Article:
* Fed reduces asset purchases, upgrades economy assessment
* GDP shows stronger economic growth than expected in Q2
* Dow down 0.3 pct, S&P down 0.1 pct, Nasdaq up 0.3 pct
(Updates to late afternoon)
By Caroline Valetkevitch
NEW YORK, July 30 The S&P 500 was near flat on
Wednesday after the Federal Reserve gave a rosier assessment of
the U.S. economy while reaffirming that it is in no hurry to
raise interest rates.
The central bank also, as expected, reduced its monthly
asset purchases to $25 billion from $35 billion.
Among the biggest positives were financial shares, with the
S&P financial index up 0.4 percent, helping to support
the S&P 500. Shares of Wells Fargo gained 1.1 percent to
"We got the taper as expected, and the real viewpoint of the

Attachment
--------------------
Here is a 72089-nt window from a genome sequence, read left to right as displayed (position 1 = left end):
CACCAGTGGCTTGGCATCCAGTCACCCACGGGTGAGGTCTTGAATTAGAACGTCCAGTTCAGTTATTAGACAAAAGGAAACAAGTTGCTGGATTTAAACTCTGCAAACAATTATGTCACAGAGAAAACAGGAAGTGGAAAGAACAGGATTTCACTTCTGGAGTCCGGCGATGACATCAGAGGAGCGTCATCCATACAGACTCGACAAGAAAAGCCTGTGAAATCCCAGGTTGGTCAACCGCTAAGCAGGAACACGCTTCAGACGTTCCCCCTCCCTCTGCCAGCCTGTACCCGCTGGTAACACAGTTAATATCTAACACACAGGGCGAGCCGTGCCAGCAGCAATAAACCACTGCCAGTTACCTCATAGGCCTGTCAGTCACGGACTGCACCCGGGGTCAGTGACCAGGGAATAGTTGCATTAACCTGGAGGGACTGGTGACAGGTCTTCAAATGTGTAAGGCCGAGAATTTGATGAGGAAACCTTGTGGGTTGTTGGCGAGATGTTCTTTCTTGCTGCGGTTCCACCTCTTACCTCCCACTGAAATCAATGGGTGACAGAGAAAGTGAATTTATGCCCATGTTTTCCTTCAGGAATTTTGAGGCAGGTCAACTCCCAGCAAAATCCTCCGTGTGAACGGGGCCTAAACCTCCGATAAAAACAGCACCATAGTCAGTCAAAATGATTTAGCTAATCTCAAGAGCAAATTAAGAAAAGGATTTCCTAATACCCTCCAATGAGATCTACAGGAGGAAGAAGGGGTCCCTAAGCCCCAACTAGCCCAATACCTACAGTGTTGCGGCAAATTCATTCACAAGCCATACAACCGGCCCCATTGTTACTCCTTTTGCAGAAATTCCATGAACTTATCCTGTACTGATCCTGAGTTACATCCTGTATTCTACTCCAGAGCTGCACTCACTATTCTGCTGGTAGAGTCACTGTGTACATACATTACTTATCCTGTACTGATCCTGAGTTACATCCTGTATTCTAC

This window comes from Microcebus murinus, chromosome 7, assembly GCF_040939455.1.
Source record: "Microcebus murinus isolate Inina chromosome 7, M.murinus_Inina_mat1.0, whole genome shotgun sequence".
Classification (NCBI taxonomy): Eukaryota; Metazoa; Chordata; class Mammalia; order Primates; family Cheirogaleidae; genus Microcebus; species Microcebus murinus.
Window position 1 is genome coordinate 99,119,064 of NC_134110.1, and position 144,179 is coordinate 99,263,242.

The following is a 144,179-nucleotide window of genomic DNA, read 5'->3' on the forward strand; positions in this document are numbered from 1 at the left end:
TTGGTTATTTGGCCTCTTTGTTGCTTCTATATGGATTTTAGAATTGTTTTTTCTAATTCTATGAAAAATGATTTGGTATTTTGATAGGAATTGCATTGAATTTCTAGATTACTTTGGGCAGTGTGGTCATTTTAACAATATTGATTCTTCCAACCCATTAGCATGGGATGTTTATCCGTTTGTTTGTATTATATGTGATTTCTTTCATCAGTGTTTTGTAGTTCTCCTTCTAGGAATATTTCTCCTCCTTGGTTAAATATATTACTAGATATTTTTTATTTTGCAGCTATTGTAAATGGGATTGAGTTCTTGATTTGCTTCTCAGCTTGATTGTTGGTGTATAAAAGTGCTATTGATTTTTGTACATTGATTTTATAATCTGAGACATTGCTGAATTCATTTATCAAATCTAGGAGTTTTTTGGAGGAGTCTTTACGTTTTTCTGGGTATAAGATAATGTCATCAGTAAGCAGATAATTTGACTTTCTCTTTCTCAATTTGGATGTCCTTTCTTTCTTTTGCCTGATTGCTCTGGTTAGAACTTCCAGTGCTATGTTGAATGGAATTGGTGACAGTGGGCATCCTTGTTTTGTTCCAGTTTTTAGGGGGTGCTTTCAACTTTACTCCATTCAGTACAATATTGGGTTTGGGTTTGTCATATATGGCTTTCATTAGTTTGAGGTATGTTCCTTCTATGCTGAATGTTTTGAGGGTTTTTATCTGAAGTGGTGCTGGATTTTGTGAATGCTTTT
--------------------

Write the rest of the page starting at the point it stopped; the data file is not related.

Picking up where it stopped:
committee is they can keep monetary policy accommodative even
after we reach our inflation and employment goals," said Art
Hogan, chief market strategist at Wunderlich Securities in New
The Dow Jones industrial average fell 43.57 points,
or 0.26 percent, to 16,868.54, the S&P 500 lost 1.69
points, or 0.09 percent, to 1,968.26, and the Nasdaq Composite
added 14.38 points or 0.32 percent, to 4,457.08.
The Dow and S&P 500 both briefly traded higher following the
Earlier Wednesday, government data showed gross domestic
product grew at a 4 percent annualized rate in the second
quarter, above the 3 percent rate that had been expected and a
sharp reversal from the weather-impacted first quarter, when the
economy contracted a revised 2.1 percent.
Separately, the ADP National Employment Report showed
companies hired 218,000 workers in July, below analysts'
projections of 230,000 and less than June's total.
Biotechnology stocks boosted the Nasdaq for a second
straight day. The Nasdaq biotech index was up 1 percent
after Amgen Inc posted better-than-expected earnings
and raised its outlook, sending shares up 5.7 percent to
Among other big gainers, Twitter Inc surged 21.5
percent to $48.88, its biggest ever one-day advance, after
reporting that monthly active users rose a better-than-expected
24 percent in the second quarter.
(Editing by Leslie Adler)